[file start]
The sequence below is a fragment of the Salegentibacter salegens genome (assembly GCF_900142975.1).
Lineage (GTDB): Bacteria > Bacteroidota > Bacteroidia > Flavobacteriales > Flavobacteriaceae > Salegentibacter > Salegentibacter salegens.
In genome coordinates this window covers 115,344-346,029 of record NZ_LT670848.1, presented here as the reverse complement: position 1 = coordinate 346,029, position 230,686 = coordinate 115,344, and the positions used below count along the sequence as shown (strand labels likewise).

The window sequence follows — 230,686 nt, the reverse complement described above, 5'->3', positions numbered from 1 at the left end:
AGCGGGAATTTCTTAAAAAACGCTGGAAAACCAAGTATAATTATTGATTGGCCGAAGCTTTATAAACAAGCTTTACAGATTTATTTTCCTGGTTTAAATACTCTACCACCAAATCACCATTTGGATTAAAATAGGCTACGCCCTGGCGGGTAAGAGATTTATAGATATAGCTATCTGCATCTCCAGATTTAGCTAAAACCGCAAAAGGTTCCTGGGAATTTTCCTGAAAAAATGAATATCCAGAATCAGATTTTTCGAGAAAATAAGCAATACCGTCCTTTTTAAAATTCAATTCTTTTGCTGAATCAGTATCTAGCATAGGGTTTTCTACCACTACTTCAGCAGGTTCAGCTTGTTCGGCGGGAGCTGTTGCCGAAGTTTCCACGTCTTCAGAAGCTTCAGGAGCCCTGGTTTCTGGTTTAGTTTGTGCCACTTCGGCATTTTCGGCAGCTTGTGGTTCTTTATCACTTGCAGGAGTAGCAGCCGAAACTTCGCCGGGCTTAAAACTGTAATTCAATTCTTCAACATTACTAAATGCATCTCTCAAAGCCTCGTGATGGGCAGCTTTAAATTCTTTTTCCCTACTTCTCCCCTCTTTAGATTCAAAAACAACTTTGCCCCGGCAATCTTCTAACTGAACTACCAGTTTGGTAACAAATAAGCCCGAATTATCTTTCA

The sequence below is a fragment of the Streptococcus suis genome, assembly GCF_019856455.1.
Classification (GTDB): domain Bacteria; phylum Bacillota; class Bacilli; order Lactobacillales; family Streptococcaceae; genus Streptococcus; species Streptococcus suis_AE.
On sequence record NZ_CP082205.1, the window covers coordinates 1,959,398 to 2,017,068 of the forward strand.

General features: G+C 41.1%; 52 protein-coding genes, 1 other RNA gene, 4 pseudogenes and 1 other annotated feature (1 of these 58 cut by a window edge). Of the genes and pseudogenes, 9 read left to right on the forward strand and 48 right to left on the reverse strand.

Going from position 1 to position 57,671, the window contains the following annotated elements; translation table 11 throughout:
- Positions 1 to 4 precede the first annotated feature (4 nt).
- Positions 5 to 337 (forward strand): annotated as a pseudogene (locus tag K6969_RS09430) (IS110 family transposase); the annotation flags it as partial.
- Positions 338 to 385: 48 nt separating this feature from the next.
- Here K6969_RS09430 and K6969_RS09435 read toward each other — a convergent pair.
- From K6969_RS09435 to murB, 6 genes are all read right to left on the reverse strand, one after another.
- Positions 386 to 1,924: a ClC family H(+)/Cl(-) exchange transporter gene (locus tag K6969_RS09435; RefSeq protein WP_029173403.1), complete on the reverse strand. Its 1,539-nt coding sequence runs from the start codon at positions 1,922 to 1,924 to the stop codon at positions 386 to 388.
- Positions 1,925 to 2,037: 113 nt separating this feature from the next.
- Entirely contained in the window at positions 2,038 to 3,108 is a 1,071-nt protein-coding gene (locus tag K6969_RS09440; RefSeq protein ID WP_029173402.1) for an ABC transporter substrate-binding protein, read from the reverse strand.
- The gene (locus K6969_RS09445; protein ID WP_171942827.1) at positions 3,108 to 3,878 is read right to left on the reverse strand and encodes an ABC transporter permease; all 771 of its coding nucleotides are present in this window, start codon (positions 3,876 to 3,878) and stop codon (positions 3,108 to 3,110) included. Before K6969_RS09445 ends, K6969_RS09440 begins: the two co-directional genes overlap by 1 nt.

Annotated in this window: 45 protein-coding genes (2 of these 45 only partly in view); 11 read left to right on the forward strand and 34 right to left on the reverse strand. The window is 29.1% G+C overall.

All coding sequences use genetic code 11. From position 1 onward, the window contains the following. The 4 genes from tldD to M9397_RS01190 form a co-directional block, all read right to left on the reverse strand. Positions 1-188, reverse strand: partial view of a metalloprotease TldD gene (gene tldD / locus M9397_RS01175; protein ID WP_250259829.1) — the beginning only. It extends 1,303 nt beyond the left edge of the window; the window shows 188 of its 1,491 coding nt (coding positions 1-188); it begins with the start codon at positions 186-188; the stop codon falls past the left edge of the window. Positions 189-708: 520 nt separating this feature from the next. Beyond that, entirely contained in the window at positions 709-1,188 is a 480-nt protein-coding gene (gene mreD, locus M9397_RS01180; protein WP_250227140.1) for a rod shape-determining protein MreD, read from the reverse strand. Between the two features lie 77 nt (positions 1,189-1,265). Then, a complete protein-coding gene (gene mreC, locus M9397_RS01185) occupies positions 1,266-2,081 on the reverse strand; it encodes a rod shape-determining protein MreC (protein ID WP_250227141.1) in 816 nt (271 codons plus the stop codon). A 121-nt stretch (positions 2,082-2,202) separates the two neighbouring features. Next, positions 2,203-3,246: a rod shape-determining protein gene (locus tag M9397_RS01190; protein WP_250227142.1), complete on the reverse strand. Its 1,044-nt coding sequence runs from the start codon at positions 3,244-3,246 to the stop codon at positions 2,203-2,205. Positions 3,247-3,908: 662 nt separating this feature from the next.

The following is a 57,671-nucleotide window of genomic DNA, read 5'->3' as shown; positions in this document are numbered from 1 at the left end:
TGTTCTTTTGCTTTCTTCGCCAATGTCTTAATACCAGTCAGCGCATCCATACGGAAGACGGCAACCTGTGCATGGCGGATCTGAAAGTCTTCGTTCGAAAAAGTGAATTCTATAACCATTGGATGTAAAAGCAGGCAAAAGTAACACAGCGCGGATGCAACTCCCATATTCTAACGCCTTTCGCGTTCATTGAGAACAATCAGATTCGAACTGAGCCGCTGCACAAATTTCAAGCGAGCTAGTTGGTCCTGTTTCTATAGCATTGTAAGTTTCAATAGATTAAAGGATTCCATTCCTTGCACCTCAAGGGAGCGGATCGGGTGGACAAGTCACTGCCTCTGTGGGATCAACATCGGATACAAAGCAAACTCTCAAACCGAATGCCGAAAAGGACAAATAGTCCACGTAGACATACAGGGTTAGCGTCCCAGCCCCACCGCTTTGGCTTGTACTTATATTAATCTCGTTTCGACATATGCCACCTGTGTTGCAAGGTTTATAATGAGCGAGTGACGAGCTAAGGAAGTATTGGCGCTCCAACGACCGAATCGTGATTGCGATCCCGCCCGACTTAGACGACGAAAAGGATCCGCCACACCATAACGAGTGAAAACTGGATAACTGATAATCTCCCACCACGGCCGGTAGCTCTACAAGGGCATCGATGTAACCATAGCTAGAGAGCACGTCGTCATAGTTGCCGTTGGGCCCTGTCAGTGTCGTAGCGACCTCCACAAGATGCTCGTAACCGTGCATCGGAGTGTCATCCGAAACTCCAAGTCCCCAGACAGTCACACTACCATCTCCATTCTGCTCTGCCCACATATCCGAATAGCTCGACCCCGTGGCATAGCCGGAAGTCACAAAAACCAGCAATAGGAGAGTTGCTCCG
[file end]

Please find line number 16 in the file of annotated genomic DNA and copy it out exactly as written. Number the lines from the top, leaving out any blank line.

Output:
- Positions 386 to 1,924: a ClC family H(+)/Cl(-) exchange transporter gene (locus tag K6969_RS09435; RefSeq protein WP_029173403.1), complete on the reverse strand. Its 1,539-nt coding sequence runs from the start codon at positions 1,922 to 1,924 to the stop codon at positions 386 to 388.